2. Arguments Against Miracles

One of the most damaging arguments is to do with their prevalence. One blogger has argued:

If a doctor travels to an African village with enough polio vaccine to inoculate 1,000 children, but only gives 10 of them the shot and throws the rest of the vaccine away, and then watches the remaining 990 die or be crippled, we would conclude that doctor was a monster, not a saint. Even if some supernatural force were to reach out and instantaneously eliminate all of the suffering in the world today, one would think that an omnibenevolent being would have done it sooner. What was he doing yesterday? Was he busy? Off on errands? And what was he doing in 1945 during Auschwitz, or while the bubonic plague was ravaging and killing millions in Europe during the middle 1300s? Much to our surprise, the classical problem of evil is made worse by cases where God is alleged to have done something good for someone. Every case where someone claims that their prayers led to their rapid recovery from terminal cancer, or that their piety helped bring back a loved one safe from the fighting in a war zone shines a powerful spotlight on centuries of gratuitous suffering that went unabated despite heartfelt prayers, decent lives, and fervent piety…

From a purely strategic perspective, the Christian theist should view miracle claims with a great deal of caution and skepticism. If God is bothering with those sorts of petty and inconsequential problems in the world, how could one plausibly argue that he’s also the Alpha and the Omega, the grand author of the universe? It seems to me that a God who bothers with statues that cry blood, clouds that resemble the name of Allah, or raising Lazarus from the dead (and not 6 million Jews in the Holocaust) is a harder one to defend and believe in than no God at all (http://atheismblog.blogspot.com/2007/06/miracles-make-it-harder-to-prove-god-is.html ).

 

What arguments could be made against this view?

 

David Hume argued against the existence of miracles, especially s they are used to prove God’s existence.

The Philosophical Argument

He argues that miracles are intrinsically impossible. He argues that the “wise man… proportions his belief to the evidence” (Enquiries: 110).

Let us take an argument between two people. Greg says that he sawDr Holt in school on Wednesday, while Dr Holt sys that is impossible because he was in London. Who do we believe?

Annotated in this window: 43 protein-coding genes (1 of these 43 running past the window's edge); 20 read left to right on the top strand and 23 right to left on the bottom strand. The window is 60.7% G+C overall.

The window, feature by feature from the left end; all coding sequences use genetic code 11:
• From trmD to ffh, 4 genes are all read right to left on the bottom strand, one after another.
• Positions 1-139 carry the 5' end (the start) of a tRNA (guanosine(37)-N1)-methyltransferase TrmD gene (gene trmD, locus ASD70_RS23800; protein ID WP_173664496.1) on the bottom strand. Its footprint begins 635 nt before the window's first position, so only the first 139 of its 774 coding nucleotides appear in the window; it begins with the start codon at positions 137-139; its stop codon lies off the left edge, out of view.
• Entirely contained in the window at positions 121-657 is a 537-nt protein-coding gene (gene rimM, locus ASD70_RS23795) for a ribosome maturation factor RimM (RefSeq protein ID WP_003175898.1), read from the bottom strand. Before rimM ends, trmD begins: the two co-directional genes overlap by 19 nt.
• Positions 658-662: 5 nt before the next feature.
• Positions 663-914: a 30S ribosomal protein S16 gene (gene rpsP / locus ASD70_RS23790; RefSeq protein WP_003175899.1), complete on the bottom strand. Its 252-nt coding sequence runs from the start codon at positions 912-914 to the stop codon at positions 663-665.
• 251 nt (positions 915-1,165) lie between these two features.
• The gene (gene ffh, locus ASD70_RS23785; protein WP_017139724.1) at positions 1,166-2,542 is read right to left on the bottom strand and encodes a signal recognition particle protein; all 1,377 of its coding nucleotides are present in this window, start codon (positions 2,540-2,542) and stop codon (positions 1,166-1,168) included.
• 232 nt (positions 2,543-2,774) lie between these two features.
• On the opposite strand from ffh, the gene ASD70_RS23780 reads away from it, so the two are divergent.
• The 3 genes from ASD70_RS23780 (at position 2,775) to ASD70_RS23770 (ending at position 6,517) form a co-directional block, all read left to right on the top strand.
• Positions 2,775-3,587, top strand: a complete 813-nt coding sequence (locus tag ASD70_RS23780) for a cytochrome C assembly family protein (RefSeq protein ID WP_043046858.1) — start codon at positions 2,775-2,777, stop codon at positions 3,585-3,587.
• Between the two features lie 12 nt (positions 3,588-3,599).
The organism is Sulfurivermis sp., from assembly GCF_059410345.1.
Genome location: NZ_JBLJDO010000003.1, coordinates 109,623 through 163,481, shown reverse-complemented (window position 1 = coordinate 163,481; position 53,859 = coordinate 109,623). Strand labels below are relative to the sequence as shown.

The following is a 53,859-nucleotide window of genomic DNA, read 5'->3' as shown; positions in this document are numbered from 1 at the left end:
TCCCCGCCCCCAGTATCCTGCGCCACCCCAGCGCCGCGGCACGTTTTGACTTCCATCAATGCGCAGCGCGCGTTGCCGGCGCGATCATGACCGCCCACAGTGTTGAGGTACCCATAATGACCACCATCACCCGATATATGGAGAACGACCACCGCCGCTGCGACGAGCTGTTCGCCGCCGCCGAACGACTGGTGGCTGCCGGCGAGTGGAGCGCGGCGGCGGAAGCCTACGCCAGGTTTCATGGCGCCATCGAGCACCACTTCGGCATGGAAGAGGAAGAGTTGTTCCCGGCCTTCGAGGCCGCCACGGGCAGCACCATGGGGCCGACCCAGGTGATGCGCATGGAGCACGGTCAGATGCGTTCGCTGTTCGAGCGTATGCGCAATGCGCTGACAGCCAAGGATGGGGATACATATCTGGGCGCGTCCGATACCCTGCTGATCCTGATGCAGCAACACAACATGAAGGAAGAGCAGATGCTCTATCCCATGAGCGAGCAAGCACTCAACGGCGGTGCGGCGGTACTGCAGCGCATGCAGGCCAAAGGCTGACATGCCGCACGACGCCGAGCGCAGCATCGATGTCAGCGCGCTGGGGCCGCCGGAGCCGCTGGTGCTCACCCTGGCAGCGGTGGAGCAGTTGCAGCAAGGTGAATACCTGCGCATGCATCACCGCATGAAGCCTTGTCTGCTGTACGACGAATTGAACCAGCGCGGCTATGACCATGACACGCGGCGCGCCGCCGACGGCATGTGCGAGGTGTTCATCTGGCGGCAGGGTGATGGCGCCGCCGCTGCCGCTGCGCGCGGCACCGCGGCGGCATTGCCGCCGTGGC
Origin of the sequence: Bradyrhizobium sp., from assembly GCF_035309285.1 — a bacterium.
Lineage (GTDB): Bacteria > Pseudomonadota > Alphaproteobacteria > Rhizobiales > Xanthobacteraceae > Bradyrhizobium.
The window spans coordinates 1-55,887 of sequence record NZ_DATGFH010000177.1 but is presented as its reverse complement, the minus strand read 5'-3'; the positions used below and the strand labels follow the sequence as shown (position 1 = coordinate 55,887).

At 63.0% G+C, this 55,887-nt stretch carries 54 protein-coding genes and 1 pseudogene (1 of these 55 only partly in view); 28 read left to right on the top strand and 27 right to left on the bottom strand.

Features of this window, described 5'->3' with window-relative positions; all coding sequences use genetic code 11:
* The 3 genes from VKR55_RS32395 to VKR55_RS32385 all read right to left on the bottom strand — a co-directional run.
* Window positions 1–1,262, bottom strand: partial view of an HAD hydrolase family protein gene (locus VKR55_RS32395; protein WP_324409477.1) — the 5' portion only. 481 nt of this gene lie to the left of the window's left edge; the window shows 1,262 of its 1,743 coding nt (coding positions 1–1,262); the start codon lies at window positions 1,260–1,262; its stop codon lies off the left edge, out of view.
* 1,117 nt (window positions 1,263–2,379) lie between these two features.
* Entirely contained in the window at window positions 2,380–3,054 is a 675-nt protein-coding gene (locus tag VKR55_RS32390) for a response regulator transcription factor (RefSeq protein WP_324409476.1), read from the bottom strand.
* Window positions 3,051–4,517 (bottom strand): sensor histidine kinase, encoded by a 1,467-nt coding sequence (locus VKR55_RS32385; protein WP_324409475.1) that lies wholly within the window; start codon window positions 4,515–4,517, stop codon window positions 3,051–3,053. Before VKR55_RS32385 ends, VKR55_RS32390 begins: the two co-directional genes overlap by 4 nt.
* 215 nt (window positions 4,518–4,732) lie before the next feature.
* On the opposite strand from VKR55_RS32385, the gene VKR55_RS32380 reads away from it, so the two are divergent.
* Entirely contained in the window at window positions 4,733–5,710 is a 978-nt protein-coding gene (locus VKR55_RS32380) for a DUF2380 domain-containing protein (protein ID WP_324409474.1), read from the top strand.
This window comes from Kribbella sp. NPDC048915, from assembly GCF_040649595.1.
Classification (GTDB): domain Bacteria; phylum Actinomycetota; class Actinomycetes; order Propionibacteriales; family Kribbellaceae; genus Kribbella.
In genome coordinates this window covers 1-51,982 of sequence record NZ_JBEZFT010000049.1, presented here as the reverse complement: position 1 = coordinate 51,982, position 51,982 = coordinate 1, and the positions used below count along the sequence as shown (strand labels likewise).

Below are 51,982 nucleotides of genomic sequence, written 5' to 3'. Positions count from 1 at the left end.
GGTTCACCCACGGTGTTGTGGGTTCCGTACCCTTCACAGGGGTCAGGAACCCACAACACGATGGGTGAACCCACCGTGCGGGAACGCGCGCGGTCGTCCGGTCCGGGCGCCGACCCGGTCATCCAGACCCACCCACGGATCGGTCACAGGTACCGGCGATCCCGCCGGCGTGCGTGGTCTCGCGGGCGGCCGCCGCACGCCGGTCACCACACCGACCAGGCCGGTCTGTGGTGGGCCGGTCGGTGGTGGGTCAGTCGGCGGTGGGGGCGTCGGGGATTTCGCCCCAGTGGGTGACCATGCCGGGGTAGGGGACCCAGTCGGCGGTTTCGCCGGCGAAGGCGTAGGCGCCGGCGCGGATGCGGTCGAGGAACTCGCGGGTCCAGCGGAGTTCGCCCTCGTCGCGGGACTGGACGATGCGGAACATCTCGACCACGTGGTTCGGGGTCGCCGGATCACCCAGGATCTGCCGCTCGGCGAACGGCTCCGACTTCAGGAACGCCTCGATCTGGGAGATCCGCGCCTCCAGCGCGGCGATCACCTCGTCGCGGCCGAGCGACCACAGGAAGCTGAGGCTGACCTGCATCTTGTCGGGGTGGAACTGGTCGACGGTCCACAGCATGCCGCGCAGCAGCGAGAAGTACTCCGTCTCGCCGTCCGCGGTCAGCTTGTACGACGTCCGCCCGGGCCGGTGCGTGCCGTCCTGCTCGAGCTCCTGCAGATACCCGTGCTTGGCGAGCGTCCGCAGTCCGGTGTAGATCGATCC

We can’t really decide because one is as likely as the other. But what if more witnesses say that they saw Dr Holt in school on Wednesday? A number of other considerations then enter our mind.

…the opposition of contrary testimony, from the character or number of witnesses; from the manner of their delivering their testimony; or from the union of all these circumstances. We entertain a suspicion concerning a matter of fact, when the witnesses contradict each other; when they are but few, or of a doubtful character; when they have an interest in wht they affirm; when they deliver their testimony with hesitation, or, on the contrary, with too violent assertions. There are many other particulars of the same kind, which may diminish or destroy the force of any argument, derived from human testimony (Enquiries:).

The argument so far is that if we are faced with an event about which there are conflicting reports, our inductive reasoning is what we use to decide the truth. This is fine with Hume, and though we may come to an erroneous conclusion we have at least tried to reason logically. As an example Hume uses the example of an Indian Prince

…who refused to believe the first relations concerning the effects of frost, reasoned justly; and it naturally required very strong testimony to engage his assent to facts, that arose from a state of nature, with which he was unacquainted, and which bore so little analogy to those events, of which he had constant and uniform experience. Though they were contrary to his experience, they were not comfortable to it (Enquiries:).

In this argument Hume is saying that a person must weigh the evidence based on experience and logic. If we use the walking on water as an example- is it more probable that the witnesses are deceived in what they have seen or that an adult male has levitated over the water. Thus natural law based on all of human experience suggests that this act is impossible. For Hume the balance of evidence lies with those who deny the miracle- for bsed on human experience it is the logical thing to do no matter who the witnesses are.

Are miracles therefore nothing more than tricks or deluded observations?